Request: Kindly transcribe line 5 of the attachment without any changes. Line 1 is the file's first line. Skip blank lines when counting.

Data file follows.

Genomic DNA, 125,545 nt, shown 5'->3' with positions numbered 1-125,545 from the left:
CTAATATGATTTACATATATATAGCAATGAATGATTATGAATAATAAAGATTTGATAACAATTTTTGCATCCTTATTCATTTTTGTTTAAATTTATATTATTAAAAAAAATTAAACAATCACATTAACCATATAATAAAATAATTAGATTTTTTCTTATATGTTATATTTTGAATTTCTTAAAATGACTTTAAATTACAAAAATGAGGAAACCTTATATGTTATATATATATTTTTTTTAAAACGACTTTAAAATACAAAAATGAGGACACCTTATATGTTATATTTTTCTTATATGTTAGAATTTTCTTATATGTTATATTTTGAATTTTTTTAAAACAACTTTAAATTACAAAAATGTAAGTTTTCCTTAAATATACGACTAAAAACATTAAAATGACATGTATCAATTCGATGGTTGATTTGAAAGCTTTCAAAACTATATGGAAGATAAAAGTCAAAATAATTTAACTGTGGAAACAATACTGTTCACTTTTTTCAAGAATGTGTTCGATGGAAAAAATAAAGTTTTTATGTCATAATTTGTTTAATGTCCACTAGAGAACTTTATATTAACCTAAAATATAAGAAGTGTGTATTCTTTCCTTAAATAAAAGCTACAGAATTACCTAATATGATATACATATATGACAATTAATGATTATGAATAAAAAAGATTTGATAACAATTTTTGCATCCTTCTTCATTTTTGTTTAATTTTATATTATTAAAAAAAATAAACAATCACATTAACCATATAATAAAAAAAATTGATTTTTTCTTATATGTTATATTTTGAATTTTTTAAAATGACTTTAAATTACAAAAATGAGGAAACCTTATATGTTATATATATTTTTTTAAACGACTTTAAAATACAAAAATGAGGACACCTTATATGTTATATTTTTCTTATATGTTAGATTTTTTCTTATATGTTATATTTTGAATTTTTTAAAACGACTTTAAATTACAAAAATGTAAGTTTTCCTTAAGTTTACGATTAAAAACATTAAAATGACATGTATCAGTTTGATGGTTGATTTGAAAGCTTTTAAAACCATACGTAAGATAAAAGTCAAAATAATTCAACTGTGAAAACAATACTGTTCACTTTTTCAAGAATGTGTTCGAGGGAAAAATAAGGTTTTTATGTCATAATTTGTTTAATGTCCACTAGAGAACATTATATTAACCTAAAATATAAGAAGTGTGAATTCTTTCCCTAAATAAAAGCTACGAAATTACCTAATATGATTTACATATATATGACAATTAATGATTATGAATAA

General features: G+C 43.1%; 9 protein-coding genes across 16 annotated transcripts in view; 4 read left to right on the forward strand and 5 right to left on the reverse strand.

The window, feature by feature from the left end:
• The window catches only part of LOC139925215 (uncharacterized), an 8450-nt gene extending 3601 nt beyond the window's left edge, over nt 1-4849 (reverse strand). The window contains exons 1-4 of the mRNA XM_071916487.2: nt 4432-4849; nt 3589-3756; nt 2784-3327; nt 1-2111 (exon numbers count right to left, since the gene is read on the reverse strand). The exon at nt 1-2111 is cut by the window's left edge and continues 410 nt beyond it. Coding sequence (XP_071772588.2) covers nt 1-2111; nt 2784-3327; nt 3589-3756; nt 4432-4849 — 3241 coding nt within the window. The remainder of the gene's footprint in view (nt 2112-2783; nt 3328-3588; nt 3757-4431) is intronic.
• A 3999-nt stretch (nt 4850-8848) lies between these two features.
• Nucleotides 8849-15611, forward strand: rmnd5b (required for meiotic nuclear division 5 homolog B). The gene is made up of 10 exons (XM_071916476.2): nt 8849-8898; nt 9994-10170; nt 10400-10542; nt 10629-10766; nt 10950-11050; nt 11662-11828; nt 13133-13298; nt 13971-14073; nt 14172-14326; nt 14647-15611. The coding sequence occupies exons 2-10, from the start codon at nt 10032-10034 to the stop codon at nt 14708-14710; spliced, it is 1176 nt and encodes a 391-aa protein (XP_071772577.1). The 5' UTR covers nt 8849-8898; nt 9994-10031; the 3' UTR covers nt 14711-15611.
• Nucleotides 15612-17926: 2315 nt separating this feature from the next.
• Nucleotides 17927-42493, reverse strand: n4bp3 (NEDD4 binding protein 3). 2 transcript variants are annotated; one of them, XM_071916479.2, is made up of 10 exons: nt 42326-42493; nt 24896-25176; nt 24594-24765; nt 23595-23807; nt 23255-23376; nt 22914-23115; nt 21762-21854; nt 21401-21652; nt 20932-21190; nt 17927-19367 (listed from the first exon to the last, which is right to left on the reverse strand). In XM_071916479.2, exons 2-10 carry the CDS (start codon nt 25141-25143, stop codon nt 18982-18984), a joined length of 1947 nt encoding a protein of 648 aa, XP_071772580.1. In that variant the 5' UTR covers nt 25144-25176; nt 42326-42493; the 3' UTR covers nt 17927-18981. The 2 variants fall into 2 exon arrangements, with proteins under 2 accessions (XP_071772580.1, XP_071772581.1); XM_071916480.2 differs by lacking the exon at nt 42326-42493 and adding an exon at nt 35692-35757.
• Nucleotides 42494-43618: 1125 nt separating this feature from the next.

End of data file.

• The window catches only part of LOC139925215 (uncharacterized), an 8450-nt gene extending 3601 nt beyond the window's left edge, over nt 1-4849 (reverse strand). The window contains exons 1-4 of the mRNA XM_071916487.2: nt 4432-4849; nt 3589-3756; nt 2784-3327; nt 1-2111 (exon numbers count right to left, since the gene is read on the reverse strand). The exon at nt 1-2111 is cut by the window's left edge and continues 410 nt beyond it. Coding sequence (XP_071772588.2) covers nt 1-2111; nt 2784-3327; nt 3589-3756; nt 4432-4849 — 3241 coding nt within the window. The remainder of the gene's footprint in view (nt 2112-2783; nt 3328-3588; nt 3757-4431) is intronic.